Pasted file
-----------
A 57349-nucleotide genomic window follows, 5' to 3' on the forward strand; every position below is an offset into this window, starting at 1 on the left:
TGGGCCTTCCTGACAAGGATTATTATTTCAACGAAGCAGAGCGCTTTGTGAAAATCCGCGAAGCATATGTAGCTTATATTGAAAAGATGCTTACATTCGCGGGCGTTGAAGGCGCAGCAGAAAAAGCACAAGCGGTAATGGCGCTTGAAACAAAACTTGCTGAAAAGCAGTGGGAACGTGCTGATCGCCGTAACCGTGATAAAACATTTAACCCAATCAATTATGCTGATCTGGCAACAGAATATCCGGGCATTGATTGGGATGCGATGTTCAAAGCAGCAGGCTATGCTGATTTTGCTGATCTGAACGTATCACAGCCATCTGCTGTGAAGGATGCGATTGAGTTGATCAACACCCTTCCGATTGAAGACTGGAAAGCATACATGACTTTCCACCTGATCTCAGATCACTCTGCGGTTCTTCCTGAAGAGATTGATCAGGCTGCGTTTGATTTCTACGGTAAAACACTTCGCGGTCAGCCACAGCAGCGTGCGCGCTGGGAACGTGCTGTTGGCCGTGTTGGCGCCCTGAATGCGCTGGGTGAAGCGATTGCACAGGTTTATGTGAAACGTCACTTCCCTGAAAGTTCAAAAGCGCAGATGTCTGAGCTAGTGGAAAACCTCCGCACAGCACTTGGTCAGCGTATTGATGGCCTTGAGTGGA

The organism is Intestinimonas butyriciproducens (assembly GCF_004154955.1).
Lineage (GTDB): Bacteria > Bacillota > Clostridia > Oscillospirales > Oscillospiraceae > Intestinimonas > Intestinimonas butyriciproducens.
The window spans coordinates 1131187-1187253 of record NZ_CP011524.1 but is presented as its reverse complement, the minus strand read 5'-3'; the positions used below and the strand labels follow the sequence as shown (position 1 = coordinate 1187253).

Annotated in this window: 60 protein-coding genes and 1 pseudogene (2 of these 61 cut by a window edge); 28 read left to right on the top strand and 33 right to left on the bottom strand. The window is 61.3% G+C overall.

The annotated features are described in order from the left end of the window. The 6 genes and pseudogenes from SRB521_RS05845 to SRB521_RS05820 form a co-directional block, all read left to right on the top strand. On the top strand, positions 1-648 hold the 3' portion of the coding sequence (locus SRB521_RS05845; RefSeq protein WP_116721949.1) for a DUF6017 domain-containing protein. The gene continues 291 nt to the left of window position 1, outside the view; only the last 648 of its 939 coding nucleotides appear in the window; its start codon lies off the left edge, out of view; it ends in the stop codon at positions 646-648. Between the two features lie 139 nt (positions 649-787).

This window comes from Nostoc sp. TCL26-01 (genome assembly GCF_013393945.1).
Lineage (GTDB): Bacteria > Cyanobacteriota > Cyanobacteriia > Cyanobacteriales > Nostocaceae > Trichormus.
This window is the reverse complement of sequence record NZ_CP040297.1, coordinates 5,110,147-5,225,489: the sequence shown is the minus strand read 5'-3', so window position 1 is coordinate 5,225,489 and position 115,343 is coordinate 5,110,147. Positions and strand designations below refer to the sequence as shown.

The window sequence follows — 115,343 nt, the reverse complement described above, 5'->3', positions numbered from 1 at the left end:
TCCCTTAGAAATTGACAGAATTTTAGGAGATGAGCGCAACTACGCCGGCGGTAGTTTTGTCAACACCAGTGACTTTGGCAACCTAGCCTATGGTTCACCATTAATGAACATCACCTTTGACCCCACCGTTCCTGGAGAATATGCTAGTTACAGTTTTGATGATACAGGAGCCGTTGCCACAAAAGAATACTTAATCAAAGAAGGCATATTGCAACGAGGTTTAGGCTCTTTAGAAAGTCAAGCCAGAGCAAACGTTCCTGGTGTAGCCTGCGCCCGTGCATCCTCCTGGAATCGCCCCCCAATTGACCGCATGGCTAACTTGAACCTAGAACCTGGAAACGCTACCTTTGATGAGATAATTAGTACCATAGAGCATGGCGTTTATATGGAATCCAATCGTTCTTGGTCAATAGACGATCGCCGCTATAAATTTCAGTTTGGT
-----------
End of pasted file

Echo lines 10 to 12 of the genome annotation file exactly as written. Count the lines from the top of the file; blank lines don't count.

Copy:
This window is the reverse complement of sequence record NZ_CP040297.1, coordinates 5,110,147-5,225,489: the sequence shown is the minus strand read 5'-3', so window position 1 is coordinate 5,225,489 and position 115,343 is coordinate 5,110,147. Positions and strand designations below refer to the sequence as shown.

The window sequence follows — 115,343 nt, the reverse complement described above, 5'->3', positions numbered from 1 at the left end:
TCCCTTAGAAATTGACAGAATTTTAGGAGATGAGCGCAACTACGCCGGCGGTAGTTTTGTCAACACCAGTGACTTTGGCAACCTAGCCTATGGTTCACCATTAATGAACATCACCTTTGACCCCACCGTTCCTGGAGAATATGCTAGTTACAGTTTTGATGATACAGGAGCCGTTGCCACAAAAGAATACTTAATCAAAGAAGGCATATTGCAACGAGGTTTAGGCTCTTTAGAAAGTCAAGCCAGAGCAAACGTTCCTGGTGTAGCCTGCGCCCGTGCATCCTCCTGGAATCGCCCCCCAATTGACCGCATGGCTAACTTGAACCTAGAACCTGGAAACGCTACCTTTGATGAGATAATTAGTACCATAGAGCATGGCGTTTATATGGAATCCAATCGTTCTTGGTCAATAGACGATCGCCGCTATAAATTTCAGTTTGGT